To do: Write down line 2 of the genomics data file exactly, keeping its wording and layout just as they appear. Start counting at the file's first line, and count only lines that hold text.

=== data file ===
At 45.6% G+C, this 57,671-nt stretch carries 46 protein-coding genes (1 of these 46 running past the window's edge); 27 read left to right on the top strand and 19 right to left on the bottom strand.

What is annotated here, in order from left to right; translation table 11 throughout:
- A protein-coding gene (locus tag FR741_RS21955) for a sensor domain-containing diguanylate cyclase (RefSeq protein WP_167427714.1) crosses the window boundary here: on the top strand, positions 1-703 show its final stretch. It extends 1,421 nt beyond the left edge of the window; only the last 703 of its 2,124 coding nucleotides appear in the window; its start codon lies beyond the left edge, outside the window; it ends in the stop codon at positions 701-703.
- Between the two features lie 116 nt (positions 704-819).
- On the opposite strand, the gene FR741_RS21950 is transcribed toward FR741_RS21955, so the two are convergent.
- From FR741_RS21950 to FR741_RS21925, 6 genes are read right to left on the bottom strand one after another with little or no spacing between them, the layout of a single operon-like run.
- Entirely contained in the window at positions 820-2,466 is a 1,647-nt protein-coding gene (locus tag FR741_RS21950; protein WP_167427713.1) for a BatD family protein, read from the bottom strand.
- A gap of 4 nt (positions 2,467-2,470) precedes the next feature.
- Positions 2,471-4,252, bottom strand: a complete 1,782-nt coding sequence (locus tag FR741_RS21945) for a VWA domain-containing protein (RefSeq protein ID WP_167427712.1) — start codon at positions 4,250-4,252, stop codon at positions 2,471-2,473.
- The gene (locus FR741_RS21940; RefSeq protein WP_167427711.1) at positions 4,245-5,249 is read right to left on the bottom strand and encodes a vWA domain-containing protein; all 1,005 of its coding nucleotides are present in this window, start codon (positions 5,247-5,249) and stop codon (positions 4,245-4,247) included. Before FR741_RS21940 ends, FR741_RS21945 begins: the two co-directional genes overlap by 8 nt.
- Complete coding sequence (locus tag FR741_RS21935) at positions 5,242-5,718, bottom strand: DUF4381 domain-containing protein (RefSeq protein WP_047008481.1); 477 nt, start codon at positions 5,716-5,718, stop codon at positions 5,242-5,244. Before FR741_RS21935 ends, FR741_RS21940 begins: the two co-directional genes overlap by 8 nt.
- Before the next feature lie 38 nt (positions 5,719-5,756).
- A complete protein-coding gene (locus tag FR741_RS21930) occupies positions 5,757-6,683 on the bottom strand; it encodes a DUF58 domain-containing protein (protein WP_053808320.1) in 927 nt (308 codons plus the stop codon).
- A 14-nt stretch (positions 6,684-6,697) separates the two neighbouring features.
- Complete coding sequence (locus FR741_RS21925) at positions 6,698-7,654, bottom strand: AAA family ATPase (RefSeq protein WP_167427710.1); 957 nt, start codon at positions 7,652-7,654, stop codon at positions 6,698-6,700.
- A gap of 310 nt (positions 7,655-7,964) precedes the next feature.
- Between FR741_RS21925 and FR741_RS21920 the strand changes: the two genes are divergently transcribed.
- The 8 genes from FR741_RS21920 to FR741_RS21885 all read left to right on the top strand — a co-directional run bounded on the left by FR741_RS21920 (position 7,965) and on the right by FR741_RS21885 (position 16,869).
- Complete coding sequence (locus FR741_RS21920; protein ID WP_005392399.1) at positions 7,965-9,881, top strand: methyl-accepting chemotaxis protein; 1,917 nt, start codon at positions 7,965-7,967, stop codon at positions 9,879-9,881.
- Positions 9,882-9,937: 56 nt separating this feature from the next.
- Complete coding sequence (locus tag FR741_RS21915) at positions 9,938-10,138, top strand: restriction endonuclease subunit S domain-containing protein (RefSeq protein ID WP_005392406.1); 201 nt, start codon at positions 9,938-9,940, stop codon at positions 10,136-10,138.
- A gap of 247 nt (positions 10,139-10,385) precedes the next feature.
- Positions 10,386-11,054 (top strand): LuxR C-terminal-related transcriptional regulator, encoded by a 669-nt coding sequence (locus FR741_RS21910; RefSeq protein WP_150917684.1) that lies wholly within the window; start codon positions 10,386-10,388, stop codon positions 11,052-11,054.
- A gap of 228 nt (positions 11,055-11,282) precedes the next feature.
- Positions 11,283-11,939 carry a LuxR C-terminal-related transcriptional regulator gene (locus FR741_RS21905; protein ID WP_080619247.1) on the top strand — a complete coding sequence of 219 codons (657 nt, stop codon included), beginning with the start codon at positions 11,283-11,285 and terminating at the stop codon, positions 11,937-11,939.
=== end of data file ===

What is annotated here, in order from left to right; translation table 11 throughout: